03. Potential Health Issues
Generally a healthy breed, the Dachshund can be expected to live 12 to 16 years with proper care, so long as he’s kept on a good diet and has enough exercise to maintain good muscle tone.
To prevent disc damage to the Dachshund’s long back, be vigilant about keeping him from becoming overweight, and always monitor his activities to avoid back injury. Like most dogs with drop ears, Dachshunds can get ear infections if their ears aren’t kept clean.
02. Obedience Training Style
Dachshunds are very intelligent but are also independent and often stubborn, so they can be a challenge to train. They love to give and receive affection and do best with positive, reward-based training. They are sensitive and will not react well to harsh commands or punishment. Patience and consistence are key.
Dachshunds have an excellent sense of smell as well as a strong prey drive. Because they were bred to stay focused and follow a trail without distraction, if they are busy with something more interesting they may not always pay attention to you.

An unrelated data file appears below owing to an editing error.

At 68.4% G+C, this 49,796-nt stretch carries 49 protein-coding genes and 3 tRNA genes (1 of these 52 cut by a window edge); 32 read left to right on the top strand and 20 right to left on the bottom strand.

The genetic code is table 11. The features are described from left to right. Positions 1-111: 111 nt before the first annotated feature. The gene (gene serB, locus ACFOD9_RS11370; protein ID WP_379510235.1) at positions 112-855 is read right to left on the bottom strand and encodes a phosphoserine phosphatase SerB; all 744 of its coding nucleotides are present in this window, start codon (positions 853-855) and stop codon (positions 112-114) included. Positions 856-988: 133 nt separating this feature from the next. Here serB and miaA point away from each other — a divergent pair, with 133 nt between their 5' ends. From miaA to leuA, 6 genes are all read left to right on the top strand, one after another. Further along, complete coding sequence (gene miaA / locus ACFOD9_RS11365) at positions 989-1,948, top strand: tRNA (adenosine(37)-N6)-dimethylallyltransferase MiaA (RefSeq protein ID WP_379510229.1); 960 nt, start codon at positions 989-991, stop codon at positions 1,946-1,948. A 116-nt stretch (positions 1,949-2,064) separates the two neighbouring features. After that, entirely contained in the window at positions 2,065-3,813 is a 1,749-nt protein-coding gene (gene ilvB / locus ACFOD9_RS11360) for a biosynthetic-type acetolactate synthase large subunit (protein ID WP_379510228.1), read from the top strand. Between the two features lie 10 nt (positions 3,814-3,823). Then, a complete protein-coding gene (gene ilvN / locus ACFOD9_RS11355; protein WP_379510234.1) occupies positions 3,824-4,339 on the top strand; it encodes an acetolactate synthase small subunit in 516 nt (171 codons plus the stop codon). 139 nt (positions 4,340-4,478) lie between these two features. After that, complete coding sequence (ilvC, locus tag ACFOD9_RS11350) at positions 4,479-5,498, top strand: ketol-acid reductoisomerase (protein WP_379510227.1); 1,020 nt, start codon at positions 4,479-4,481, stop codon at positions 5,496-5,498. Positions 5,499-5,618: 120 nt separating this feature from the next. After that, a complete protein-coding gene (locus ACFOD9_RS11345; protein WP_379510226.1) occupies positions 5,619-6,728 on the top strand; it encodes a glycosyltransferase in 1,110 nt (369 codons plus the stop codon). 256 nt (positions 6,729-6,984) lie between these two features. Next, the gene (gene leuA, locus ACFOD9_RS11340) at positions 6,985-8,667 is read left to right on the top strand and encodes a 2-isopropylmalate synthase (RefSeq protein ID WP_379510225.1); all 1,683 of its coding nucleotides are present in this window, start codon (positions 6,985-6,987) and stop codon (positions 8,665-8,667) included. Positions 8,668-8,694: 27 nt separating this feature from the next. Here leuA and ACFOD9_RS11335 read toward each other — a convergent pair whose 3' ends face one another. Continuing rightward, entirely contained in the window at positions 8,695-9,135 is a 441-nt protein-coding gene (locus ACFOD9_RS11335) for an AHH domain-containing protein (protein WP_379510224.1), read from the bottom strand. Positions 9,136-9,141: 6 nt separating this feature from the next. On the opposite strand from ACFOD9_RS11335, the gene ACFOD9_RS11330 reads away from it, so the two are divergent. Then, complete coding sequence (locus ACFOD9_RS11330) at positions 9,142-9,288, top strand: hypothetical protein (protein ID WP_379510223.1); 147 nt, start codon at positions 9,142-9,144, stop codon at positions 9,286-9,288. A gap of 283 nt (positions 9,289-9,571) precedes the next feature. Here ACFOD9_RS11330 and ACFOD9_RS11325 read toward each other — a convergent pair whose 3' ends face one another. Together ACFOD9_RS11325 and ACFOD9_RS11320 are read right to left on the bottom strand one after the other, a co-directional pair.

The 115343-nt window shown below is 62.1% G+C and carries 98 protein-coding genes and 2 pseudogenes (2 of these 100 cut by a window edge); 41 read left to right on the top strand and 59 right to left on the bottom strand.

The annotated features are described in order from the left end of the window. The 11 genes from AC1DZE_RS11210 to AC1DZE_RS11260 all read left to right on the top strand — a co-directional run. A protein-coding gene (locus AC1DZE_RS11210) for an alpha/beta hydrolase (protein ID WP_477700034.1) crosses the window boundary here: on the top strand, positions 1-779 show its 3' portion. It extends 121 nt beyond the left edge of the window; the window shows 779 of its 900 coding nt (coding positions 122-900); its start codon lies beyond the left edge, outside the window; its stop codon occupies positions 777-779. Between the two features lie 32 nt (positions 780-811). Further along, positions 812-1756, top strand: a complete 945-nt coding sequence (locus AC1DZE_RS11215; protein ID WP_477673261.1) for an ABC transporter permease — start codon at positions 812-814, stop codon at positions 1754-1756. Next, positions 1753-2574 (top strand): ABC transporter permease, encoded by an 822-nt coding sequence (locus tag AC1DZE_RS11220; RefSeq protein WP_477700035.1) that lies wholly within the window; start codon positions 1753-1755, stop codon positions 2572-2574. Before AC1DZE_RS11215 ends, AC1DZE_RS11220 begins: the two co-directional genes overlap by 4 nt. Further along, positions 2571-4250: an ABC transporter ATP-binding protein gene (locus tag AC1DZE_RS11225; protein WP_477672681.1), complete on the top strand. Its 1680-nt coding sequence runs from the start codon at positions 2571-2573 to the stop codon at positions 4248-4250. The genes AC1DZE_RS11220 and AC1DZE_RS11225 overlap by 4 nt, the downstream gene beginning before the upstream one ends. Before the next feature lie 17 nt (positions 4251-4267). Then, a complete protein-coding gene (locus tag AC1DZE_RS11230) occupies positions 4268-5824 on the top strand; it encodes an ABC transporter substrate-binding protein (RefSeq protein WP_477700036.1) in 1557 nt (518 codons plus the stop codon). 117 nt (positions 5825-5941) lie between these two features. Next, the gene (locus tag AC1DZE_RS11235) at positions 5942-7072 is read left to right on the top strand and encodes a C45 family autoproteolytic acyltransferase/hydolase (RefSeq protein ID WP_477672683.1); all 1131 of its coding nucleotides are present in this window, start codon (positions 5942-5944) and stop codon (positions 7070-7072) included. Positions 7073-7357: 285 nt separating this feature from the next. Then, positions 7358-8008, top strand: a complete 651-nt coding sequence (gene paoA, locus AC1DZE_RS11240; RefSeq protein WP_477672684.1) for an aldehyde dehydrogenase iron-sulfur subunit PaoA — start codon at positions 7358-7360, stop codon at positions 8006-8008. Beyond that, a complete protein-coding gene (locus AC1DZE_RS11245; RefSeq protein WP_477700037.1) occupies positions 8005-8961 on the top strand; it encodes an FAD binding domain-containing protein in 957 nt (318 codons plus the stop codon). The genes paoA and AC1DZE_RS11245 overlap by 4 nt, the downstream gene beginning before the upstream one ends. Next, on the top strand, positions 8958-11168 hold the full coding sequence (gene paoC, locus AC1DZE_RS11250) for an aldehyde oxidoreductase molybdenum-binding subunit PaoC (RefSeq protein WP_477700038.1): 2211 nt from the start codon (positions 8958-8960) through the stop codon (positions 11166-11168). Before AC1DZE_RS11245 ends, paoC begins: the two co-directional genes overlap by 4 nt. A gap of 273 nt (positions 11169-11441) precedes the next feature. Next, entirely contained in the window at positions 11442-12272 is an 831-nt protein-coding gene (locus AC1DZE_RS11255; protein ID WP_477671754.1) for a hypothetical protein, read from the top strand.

04. Nutritional Requirements
It is extremely important that a Dachshund not be allowed to become overweight. This is not only because of general health reasons, but also to avoid strain to the Dachshund’s long back, which can lead to slipped or ruptured (herniated) discs. Ignore the pleading eyes, and give only the recommended amount given by the manufacturer of the quality dog food of your choice.
Give table scraps very sparingly, if at all, especially avoiding cooked bones and foods with high fat content. Remember that the Dachshund’s nose can get him into trouble, and always keep food well out of his reach.